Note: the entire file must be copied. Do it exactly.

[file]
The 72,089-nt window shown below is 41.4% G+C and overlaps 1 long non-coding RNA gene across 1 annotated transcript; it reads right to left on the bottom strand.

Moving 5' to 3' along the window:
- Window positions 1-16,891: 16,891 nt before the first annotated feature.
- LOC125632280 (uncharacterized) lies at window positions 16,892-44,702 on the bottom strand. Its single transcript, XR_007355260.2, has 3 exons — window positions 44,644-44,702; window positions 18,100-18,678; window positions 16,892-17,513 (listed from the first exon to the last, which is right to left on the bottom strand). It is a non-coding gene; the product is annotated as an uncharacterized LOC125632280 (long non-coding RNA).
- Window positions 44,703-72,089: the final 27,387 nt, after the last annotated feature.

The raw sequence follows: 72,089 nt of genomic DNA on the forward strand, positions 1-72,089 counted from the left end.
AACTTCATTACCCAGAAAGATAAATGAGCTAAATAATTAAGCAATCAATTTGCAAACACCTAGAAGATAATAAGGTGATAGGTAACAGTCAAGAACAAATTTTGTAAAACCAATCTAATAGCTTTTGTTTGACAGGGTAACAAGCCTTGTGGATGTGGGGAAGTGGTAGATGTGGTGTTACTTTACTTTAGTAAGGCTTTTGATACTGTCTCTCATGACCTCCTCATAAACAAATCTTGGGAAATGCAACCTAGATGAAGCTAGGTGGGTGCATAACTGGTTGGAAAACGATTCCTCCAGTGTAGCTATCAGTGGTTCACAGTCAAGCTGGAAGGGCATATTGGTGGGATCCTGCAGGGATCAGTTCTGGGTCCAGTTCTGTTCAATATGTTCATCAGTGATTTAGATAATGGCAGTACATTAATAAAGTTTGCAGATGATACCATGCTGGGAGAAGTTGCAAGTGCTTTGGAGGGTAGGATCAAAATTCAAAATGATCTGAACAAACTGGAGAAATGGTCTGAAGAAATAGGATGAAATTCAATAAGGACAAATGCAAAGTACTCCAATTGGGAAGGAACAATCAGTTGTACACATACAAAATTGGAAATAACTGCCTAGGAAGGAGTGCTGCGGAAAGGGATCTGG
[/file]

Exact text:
The 72,089-nt window shown below is 41.4% G+C and overlaps 1 long non-coding RNA gene across 1 annotated transcript; it reads right to left on the bottom strand.

Moving 5' to 3' along the window:
- Window positions 1-16,891: 16,891 nt before the first annotated feature.
- LOC125632280 (uncharacterized) lies at window positions 16,892-44,702 on the bottom strand. Its single transcript, XR_007355260.2, has 3 exons — window positions 44,644-44,702; window positions 18,100-18,678; window positions 16,892-17,513 (listed from the first exon to the last, which is right to left on the bottom strand). It is a non-coding gene; the product is annotated as an uncharacterized LOC125632280 (long non-coding RNA).
- Window positions 44,703-72,089: the final 27,387 nt, after the last annotated feature.

The raw sequence follows: 72,089 nt of genomic DNA on the forward strand, positions 1-72,089 counted from the left end.
AACTTCATTACCCAGAAAGATAAATGAGCTAAATAATTAAGCAATCAATTTGCAAACACCTAGAAGATAATAAGGTGATAGGTAACAGTCAAGAACAAATTTTGTAAAACCAATCTAATAGCTTTTGTTTGACAGGGTAACAAGCCTTGTGGATGTGGGGAAGTGGTAGATGTGGTGTTACTTTACTTTAGTAAGGCTTTTGATACTGTCTCTCATGACCTCCTCATAAACAAATCTTGGGAAATGCAACCTAGATGAAGCTAGGTGGGTGCATAACTGGTTGGAAAACGATTCCTCCAGTGTAGCTATCAGTGGTTCACAGTCAAGCTGGAAGGGCATATTGGTGGGATCCTGCAGGGATCAGTTCTGGGTCCAGTTCTGTTCAATATGTTCATCAGTGATTTAGATAATGGCAGTACATTAATAAAGTTTGCAGATGATACCATGCTGGGAGAAGTTGCAAGTGCTTTGGAGGGTAGGATCAAAATTCAAAATGATCTGAACAAACTGGAGAAATGGTCTGAAGAAATAGGATGAAATTCAATAAGGACAAATGCAAAGTACTCCAATTGGGAAGGAACAATCAGTTGTACACATACAAAATTGGAAATAACTGCCTAGGAAGGAGTGCTGCGGAAAGGGATCTGG